After face-off with India, China has now created a new border dispute with neighbouring Bhutan, one of India’s traditional ally while continuing with its expansionist agenda.

Beijing objected to the grant for Sakteng Wildlife Sanctuary (SWS) in eastern Bhutan’s Trashigang district bordering India and China, claiming that the location was disputed, during the virtual meeting of the Global Environment Facility (GEF) in the first week of June.

China has been aggressively attempting to alter the status quo in East China Sea, South China Sea and with India in Arunachal Pradesh and Ladakh, even as the rest of the world is struggling with the the coronavirus pandemic, which originated in Wuhan city of China’s Hubei province.

The GEF Council gathered to decide on funding for various environmental projects across the world, was shocked by China’s objection and instantly rubbished it, according to  Strat News Global report.

The work programme was adopted, as the majority of the GEF council members supported Bhutan’s view and the draft summary of the chair was approved by the council, despite objection from the Chinese council member.

The council refused to record China’s reason for objection, saying that the footnote would only record that China objected to the project. However, the Chinese council member said that he would need time to consult with his higher ups to come to a view on the matter.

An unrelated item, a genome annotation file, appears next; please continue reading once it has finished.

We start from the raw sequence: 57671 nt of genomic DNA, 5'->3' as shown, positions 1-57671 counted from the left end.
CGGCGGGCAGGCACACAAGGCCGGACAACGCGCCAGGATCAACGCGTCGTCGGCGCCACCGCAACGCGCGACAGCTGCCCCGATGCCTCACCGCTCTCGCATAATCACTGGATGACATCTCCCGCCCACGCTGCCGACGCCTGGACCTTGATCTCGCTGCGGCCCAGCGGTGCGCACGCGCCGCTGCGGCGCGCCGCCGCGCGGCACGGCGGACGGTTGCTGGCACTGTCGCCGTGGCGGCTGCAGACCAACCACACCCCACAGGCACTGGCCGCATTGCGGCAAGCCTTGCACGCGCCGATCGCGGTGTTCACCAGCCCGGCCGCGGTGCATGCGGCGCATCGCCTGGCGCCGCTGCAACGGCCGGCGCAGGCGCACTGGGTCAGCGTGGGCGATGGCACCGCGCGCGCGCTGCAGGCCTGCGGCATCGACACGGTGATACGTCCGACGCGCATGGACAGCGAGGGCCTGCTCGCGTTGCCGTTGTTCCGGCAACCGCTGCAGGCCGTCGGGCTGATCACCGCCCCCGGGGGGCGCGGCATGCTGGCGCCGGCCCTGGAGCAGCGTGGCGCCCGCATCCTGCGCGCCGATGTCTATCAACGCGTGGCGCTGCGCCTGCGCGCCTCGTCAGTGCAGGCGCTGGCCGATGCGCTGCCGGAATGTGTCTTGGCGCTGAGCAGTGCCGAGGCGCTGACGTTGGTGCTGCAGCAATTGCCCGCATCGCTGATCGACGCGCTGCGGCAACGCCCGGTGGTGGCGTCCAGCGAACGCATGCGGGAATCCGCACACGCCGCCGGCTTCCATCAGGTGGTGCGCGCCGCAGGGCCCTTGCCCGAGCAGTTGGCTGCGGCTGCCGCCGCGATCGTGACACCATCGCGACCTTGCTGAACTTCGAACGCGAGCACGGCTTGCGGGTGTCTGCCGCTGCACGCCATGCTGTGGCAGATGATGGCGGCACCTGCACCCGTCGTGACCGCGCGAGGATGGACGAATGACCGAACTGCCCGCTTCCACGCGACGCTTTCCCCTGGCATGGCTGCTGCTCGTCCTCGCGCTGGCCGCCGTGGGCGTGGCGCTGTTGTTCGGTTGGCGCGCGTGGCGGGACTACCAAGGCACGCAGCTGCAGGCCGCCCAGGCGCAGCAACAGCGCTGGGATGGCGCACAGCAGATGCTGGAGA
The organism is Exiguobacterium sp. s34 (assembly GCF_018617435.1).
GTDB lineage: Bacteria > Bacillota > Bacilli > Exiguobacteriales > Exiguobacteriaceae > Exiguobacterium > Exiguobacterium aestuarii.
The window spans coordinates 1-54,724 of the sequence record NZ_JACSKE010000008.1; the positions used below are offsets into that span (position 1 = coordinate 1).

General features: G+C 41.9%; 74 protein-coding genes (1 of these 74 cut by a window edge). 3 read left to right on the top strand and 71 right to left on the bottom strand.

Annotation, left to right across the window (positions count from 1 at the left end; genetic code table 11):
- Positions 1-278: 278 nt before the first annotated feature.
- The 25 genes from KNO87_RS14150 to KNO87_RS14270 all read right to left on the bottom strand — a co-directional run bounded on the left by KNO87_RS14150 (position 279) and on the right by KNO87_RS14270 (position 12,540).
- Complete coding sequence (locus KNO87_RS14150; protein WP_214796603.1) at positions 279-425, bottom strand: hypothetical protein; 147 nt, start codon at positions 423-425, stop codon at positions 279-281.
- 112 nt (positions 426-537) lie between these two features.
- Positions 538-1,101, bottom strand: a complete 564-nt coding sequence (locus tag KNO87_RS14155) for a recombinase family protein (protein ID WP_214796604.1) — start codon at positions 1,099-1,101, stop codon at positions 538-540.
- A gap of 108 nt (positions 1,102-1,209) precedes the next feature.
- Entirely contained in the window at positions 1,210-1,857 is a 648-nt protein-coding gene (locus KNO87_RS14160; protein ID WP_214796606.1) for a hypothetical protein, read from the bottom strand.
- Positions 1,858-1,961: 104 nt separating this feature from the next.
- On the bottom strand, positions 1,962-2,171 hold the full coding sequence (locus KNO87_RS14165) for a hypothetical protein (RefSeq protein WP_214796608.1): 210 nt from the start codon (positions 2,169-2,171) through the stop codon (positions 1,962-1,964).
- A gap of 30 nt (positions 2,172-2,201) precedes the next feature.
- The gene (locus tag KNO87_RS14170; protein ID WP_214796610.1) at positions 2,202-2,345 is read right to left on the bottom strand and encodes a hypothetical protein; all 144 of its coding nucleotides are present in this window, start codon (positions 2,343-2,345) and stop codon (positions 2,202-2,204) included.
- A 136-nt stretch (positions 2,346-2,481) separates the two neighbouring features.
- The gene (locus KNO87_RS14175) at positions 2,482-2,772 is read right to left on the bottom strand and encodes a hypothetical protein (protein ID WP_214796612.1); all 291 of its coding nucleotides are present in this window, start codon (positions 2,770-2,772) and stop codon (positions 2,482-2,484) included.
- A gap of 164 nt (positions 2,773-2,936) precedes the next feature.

The reasons were included in the highlights of the discussion, which is a less formal record, and not in the chair’s summary, Strat News reported.

The draft summary of the chair mentioned in the footnote that “China abstains and does not join the Council’s decision on this project.”

The Bhutan government has since issued a formal letter to the GEF council, strongly opposing the references questioning the sovereignty of Bhutan and its territory on the Sakteng Wildlife Sanctuary in the documents of the council’s session. Bhutan has urged the GEF council to purge all references of China’s baseless claims from Council’s documents.

Since 1984, Bhutan and China are involved in border dispute and talks between Thimphu and Beijing have been limited to three areas of dispute (two in North Bhutan – Jakarlung and Pasamlung areas, and one in West Bhutan). Sakteng is not part of any of the three disputed areas.